When discussing comics, especially superhero comics, the big question seems to be whether one sides with the Marvel-verse or the DC-verse. I'll happily admit that I prefer DC Comics, because I grew up reading my father's old, beautifully drawn Superman, Batman (I mean, who doesn't love the classic TV-series?) and Justice League comics from like... Well, must have been early 60's. I used to study the outfits of the women very closely. I wanted bouncy hair, miniskirts, turtlenecks and tiny boots, too. Still do. It's a fantastic style.
However, it wasn't that kind of Superhero that made the most impact on me. It was a whole other kind of super, a legend, a ghost... I talk of course about The Phantom, the Ghost Who Walks. I'm not entirely sure why the Phantom mesmerized me so. I agree that for a superhero he's rather silly, and apart from having the strength of ten tigers and a voice that will chill the blood of evil men, his powers mostly lie in a massive fortune and the asset of having a quaint little jungle tribe do his biddings. But... I think his strength lies in the very, very elaborate myth. A 25-generation-myth (if I'm not mistaken, counting Phantom 2040 and the father of the first Christopher Walker, who naturally features in the myth), which gives us numerous opportunities to - pedagogically but fun - learn things about history! And was I ever a history freak, growing up... There is something amazing about reading a story set in shakespearian London one week, and in the next issue you time-travel to our days and exotic places.
My sisters and I have always had a bit of a fascination for the Phantom's rings. You know, the rings with the good mark and the bad mark (I know embarrasingly much trivia about these rings - who allegedly made them, how the Phantom avoids giving villains a good mark when hitting them with the left hand, what jungle berry juice is used to tattoo the marks on the recievers, etc...)? My youngest sister actually wears a trinket scull ring that came with the subscription some time ago. I used to have a good mark key ring, that I loved. We've all talked about how cool it would be to have the good mark tattooed on the insides of our left wrists. Since that's where the Phantom puts the mark when he marks someone as his ally, someone who's saved him or helped him. Alas, the mark is easily mistaken for a swastika, so that's out... I still think it would be cool, though.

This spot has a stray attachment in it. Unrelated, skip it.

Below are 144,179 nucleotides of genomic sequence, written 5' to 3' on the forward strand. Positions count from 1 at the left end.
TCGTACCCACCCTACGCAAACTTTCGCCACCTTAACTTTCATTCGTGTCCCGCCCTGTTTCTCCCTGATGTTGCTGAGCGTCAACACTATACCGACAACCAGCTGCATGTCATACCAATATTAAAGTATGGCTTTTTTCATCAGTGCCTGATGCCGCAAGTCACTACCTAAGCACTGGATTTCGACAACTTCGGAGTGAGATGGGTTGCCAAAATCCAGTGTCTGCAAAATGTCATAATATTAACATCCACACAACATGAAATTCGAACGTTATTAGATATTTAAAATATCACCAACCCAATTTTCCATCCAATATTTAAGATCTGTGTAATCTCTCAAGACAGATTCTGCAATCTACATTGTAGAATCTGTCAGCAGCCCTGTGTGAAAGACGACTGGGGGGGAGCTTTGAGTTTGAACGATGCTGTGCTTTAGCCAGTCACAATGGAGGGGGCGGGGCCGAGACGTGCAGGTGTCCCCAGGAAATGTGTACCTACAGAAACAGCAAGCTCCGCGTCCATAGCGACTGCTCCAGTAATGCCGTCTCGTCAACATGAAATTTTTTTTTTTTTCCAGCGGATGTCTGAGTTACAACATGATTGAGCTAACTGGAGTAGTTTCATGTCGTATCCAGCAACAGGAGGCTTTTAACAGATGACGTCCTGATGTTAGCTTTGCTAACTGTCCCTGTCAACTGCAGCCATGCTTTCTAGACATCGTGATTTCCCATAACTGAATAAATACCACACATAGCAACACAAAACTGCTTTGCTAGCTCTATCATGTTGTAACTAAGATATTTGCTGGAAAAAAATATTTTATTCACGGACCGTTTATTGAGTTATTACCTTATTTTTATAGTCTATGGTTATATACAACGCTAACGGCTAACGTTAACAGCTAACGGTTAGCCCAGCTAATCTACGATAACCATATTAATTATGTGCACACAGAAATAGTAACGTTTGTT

I do like other kinds of supers too, mind you. I still am very fond of the old school DC's. And I'm starting to see the point of X-Men, although I'm a movies convert, so I'll have to get into the paper comics eventually, I guess. But lately I've endulged in podcasted short fiction and novells, and I've been ecpecially happy when I've found super-related fiction. At Escape Pod, there are a number of short stories called Union Dues, by Jeffrey R. DeRego, set in a not-too-distant-future, where all kids with superpowers are rounded up by the Union and educated by them. Think Charles Xavier School for Talented Kids gone institutionalized and somewhat askew... And what happens when the "normals" arent too impresed, but rather intimidated and scared? How do you cope? The incomparable Mur Lafferty explores a similar future in her short story Barry Koleman, Hero, featured in the pod collection Voices. What happens if you're a late bloomer? Or if you have a power that you yourself think is cool enough, but the authorities think is pretty low grade? Not everyone actually gets to wear the spandex suits, it seems... Another cool, very X-Men-like, novel is the pod-novel Brave men Run, by Matthew Wayne Selznick. You've always known you've been different. But you've always thought you've been alone...
That'll have to be all for now. But remember to look in again soon - same Drakona-time, same Drakona-URL!